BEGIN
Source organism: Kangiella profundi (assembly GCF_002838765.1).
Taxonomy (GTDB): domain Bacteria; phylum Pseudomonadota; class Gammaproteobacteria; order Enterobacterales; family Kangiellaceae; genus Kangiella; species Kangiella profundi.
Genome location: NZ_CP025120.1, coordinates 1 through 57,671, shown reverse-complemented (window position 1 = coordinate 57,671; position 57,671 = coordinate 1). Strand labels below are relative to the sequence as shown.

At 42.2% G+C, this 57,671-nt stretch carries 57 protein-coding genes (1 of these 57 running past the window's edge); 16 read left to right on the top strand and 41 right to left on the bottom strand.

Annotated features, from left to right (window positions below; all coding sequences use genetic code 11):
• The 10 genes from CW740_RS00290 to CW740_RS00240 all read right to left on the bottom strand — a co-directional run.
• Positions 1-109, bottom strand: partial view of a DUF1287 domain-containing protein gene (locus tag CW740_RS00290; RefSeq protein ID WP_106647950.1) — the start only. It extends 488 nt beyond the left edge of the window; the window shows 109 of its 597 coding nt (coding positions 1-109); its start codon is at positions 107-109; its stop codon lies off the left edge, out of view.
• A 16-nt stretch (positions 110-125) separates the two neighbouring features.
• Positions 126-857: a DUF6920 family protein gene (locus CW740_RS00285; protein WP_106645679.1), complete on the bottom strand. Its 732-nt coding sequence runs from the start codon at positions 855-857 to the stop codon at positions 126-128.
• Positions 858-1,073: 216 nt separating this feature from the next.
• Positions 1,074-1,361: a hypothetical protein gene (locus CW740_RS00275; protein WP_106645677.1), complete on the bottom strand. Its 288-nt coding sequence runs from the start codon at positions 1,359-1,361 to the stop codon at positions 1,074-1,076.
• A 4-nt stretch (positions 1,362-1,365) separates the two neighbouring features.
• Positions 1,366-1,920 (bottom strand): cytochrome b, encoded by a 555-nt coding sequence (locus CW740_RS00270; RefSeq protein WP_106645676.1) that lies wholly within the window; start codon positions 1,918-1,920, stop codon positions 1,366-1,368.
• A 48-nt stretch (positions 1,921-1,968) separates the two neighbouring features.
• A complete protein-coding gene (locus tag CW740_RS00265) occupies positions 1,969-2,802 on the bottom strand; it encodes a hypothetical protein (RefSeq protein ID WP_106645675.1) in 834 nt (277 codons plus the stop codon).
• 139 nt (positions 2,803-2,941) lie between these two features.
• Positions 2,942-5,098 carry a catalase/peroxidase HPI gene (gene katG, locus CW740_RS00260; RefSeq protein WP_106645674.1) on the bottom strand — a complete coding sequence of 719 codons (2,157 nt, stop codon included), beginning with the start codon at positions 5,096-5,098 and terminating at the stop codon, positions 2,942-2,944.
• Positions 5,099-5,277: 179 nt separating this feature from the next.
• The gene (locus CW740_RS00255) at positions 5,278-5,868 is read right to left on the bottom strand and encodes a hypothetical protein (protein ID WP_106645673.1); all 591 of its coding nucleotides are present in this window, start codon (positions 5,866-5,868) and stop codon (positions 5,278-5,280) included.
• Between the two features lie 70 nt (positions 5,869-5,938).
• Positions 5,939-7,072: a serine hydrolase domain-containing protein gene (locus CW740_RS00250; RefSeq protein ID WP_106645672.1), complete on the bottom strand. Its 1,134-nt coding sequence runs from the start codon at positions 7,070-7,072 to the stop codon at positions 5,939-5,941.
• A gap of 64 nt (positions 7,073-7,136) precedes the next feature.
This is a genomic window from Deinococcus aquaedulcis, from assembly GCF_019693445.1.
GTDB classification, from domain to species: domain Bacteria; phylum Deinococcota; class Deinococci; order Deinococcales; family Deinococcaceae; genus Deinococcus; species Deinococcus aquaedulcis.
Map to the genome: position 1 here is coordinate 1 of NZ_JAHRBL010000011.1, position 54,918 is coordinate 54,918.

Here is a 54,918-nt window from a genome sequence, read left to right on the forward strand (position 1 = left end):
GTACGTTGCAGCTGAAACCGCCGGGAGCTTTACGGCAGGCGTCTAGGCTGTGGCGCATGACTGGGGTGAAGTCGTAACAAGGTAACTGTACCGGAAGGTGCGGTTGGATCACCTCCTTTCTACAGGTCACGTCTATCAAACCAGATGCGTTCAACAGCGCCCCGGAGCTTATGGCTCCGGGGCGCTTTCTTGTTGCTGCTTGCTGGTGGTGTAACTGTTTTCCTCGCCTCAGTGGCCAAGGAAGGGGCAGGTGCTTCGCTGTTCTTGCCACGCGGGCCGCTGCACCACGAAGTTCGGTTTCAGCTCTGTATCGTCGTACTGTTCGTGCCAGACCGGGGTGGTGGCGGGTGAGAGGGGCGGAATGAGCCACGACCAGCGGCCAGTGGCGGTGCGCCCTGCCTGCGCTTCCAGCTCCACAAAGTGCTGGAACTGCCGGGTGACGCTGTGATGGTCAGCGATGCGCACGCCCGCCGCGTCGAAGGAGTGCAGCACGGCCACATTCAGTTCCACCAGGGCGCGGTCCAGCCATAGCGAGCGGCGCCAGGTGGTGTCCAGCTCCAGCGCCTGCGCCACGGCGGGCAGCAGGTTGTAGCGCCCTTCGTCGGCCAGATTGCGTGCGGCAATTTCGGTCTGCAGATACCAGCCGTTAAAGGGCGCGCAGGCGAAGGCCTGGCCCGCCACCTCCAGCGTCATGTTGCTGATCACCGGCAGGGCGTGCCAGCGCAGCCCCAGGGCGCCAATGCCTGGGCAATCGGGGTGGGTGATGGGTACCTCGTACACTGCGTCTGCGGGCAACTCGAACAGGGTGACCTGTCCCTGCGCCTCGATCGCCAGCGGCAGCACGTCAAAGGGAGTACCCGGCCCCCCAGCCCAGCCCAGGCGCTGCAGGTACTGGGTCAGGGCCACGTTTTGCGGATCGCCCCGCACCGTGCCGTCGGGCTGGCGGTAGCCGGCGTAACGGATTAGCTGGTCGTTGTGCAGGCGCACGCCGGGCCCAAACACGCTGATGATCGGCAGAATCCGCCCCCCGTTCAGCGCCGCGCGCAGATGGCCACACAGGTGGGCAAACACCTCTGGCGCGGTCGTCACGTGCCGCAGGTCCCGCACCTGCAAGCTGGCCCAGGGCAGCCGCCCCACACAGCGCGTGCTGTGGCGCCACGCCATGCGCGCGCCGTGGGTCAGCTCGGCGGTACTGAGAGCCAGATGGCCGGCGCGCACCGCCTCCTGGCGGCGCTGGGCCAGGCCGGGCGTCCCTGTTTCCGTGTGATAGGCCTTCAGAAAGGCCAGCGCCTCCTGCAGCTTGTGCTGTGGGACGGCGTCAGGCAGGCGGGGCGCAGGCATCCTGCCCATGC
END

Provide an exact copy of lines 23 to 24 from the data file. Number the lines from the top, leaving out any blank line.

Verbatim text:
This is a genomic window from Deinococcus aquaedulcis, from assembly GCF_019693445.1.
GTDB classification, from domain to species: domain Bacteria; phylum Deinococcota; class Deinococci; order Deinococcales; family Deinococcaceae; genus Deinococcus; species Deinococcus aquaedulcis.